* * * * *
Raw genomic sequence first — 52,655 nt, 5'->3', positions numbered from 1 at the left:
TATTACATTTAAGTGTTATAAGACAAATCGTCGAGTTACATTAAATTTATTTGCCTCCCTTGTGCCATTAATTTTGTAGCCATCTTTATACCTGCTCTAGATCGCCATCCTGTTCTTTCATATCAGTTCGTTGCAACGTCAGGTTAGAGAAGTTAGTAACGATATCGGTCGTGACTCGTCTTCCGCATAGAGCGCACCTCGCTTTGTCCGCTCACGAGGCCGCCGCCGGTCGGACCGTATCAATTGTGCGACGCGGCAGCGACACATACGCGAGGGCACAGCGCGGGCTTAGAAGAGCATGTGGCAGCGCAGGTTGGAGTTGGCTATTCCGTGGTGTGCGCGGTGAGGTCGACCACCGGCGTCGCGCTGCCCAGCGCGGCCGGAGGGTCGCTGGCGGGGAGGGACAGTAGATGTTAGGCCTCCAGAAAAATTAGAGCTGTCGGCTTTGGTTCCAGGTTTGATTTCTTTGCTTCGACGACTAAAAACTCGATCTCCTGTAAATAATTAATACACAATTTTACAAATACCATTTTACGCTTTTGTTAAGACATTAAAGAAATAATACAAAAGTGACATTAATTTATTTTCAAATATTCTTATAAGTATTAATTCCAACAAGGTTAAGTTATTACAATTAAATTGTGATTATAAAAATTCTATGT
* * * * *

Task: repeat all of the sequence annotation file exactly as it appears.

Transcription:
Raw genomic sequence first — 52,655 nt, 5'->3', positions numbered from 1 at the left:
TATTACATTTAAGTGTTATAAGACAAATCGTCGAGTTACATTAAATTTATTTGCCTCCCTTGTGCCATTAATTTTGTAGCCATCTTTATACCTGCTCTAGATCGCCATCCTGTTCTTTCATATCAGTTCGTTGCAACGTCAGGTTAGAGAAGTTAGTAACGATATCGGTCGTGACTCGTCTTCCGCATAGAGCGCACCTCGCTTTGTCCGCTCACGAGGCCGCCGCCGGTCGGACCGTATCAATTGTGCGACGCGGCAGCGACACATACGCGAGGGCACAGCGCGGGCTTAGAAGAGCATGTGGCAGCGCAGGTTGGAGTTGGCTATTCCGTGGTGTGCGCGGTGAGGTCGACCACCGGCGTCGCGCTGCCCAGCGCGGCCGGAGGGTCGCTGGCGGGGAGGGACAGTAGATGTTAGGCCTCCAGAAAAATTAGAGCTGTCGGCTTTGGTTCCAGGTTTGATTTCTTTGCTTCGACGACTAAAAACTCGATCTCCTGTAAATAATTAATACACAATTTTACAAATACCATTTTACGCTTTTGTTAAGACATTAAAGAAATAATACAAAAGTGACATTAATTTATTTTCAAATATTCTTATAAGTATTAATTCCAACAAGGTTAAGTTATTACAATTAAATTGTGATTATAAAAATTCTATGT